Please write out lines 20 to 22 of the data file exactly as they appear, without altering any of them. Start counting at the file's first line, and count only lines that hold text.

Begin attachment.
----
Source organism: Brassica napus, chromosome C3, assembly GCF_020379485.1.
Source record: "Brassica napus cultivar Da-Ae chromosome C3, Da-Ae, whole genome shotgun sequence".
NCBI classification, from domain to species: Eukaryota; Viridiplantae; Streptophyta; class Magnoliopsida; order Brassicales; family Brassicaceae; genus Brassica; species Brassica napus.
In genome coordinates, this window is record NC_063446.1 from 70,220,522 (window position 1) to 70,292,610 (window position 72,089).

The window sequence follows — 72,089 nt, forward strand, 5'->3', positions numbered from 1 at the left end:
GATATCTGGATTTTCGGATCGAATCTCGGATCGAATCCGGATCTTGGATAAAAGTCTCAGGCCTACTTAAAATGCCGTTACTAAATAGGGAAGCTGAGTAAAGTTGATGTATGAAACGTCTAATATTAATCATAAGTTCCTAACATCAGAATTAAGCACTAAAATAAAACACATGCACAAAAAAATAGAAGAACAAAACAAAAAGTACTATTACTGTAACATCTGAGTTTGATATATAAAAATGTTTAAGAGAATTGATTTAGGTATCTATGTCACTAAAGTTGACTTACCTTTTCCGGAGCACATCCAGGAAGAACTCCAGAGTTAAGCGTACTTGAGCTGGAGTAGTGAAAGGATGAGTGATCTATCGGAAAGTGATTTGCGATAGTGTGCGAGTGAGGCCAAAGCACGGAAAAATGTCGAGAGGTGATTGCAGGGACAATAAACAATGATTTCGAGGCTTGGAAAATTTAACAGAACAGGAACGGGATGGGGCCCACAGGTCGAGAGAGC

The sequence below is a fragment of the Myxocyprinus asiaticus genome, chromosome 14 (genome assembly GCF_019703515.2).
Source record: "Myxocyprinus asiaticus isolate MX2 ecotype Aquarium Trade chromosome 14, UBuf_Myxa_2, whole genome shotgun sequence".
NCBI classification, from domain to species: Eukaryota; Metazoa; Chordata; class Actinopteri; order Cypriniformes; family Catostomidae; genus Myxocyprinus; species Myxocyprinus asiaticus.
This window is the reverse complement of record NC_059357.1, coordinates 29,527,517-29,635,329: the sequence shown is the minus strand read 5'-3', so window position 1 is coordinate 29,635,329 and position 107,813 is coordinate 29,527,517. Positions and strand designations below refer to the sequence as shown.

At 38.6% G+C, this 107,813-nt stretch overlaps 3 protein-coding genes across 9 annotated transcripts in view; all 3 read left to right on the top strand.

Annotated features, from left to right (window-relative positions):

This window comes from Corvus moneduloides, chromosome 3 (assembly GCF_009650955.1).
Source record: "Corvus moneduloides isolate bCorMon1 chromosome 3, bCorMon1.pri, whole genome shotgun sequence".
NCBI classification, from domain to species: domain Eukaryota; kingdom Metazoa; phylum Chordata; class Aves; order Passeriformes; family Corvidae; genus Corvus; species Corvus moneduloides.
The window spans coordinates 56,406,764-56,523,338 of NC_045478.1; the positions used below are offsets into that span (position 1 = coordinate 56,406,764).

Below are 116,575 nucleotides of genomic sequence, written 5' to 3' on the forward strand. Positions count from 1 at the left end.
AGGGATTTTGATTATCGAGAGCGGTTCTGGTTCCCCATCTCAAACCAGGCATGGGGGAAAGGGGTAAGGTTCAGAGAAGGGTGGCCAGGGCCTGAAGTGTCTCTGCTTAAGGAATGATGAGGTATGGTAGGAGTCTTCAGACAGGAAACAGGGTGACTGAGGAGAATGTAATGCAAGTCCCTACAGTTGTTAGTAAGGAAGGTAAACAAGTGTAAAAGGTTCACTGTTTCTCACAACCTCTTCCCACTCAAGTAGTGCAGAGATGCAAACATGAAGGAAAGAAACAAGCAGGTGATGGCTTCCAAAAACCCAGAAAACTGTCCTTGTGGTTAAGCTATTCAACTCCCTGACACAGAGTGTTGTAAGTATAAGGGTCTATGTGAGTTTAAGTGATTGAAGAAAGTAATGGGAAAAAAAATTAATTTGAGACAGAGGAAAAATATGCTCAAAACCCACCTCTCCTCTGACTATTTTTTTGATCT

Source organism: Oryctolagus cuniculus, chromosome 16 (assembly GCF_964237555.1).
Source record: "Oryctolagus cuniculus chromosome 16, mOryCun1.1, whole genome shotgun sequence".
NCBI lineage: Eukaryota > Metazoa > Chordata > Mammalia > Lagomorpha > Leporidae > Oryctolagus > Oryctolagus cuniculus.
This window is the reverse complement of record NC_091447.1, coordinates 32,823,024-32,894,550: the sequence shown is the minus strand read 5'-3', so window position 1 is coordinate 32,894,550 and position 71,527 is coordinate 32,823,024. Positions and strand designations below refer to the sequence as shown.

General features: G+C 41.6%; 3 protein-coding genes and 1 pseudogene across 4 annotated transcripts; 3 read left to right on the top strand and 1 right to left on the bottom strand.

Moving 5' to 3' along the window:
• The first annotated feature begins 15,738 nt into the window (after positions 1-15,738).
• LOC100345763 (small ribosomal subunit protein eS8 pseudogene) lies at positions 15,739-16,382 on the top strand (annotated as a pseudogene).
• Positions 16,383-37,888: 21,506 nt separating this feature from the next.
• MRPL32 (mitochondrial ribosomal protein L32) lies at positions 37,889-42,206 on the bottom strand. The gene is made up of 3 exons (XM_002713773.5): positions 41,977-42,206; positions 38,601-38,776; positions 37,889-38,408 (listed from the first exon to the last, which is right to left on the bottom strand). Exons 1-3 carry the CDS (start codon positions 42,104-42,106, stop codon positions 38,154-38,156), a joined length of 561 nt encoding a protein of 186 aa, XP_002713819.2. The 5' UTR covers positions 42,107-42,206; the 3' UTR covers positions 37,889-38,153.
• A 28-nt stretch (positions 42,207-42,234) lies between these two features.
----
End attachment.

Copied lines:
Source record: "Oryctolagus cuniculus chromosome 16, mOryCun1.1, whole genome shotgun sequence".
NCBI lineage: Eukaryota > Metazoa > Chordata > Mammalia > Lagomorpha > Leporidae > Oryctolagus > Oryctolagus cuniculus.
This window is the reverse complement of record NC_091447.1, coordinates 32,823,024-32,894,550: the sequence shown is the minus strand read 5'-3', so window position 1 is coordinate 32,894,550 and position 71,527 is coordinate 32,823,024. Positions and strand designations below refer to the sequence as shown.